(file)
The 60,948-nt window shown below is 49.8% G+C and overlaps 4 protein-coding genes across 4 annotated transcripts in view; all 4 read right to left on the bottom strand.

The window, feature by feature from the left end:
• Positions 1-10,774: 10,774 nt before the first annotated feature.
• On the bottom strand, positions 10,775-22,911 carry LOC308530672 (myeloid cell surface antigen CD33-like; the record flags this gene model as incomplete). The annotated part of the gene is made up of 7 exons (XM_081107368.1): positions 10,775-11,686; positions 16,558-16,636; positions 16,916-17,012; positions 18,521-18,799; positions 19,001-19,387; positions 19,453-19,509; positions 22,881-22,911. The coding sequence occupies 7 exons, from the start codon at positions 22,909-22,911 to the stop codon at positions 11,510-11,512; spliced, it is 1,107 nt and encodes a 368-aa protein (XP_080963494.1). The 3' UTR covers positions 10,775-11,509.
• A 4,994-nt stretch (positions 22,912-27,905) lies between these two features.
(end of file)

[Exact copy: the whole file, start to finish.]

The 60,948-nt window shown below is 49.8% G+C and overlaps 4 protein-coding genes across 4 annotated transcripts in view; all 4 read right to left on the bottom strand.

The window, feature by feature from the left end:
• Positions 1-10,774: 10,774 nt before the first annotated feature.
• On the bottom strand, positions 10,775-22,911 carry LOC308530672 (myeloid cell surface antigen CD33-like; the record flags this gene model as incomplete). The annotated part of the gene is made up of 7 exons (XM_081107368.1): positions 10,775-11,686; positions 16,558-16,636; positions 16,916-17,012; positions 18,521-18,799; positions 19,001-19,387; positions 19,453-19,509; positions 22,881-22,911. The coding sequence occupies 7 exons, from the start codon at positions 22,909-22,911 to the stop codon at positions 11,510-11,512; spliced, it is 1,107 nt and encodes a 368-aa protein (XP_080963494.1). The 3' UTR covers positions 10,775-11,509.
• A 4,994-nt stretch (positions 22,912-27,905) lies between these two features.